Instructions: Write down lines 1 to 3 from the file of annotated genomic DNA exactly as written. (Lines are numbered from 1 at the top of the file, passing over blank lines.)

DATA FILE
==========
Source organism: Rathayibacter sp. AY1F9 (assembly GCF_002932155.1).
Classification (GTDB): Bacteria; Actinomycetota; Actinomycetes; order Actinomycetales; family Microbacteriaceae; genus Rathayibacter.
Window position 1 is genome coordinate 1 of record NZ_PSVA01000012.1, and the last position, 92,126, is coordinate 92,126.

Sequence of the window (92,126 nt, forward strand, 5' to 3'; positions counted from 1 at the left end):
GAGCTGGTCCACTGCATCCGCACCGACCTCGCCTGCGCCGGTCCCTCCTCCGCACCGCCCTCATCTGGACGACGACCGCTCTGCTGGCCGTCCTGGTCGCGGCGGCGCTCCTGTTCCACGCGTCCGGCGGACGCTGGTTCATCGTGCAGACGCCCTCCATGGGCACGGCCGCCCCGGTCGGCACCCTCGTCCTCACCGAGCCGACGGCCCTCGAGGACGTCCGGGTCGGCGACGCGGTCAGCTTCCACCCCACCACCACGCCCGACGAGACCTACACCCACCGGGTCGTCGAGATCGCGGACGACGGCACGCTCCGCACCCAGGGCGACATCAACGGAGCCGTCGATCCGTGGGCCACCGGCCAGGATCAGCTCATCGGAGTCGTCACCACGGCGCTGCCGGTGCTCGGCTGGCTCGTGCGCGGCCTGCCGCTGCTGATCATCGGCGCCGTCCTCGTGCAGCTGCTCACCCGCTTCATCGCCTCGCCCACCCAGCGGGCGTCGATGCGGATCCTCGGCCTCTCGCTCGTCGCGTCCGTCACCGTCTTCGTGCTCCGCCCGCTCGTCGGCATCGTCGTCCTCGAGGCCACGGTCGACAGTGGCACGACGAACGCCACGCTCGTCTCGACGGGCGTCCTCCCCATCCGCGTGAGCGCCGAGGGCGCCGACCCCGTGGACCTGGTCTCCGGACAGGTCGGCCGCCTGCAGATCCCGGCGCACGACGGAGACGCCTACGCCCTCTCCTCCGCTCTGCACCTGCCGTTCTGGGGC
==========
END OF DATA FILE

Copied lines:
Source organism: Rathayibacter sp. AY1F9 (assembly GCF_002932155.1).
Classification (GTDB): Bacteria; Actinomycetota; Actinomycetes; order Actinomycetales; family Microbacteriaceae; genus Rathayibacter.
Window position 1 is genome coordinate 1 of record NZ_PSVA01000012.1, and the last position, 92,126, is coordinate 92,126.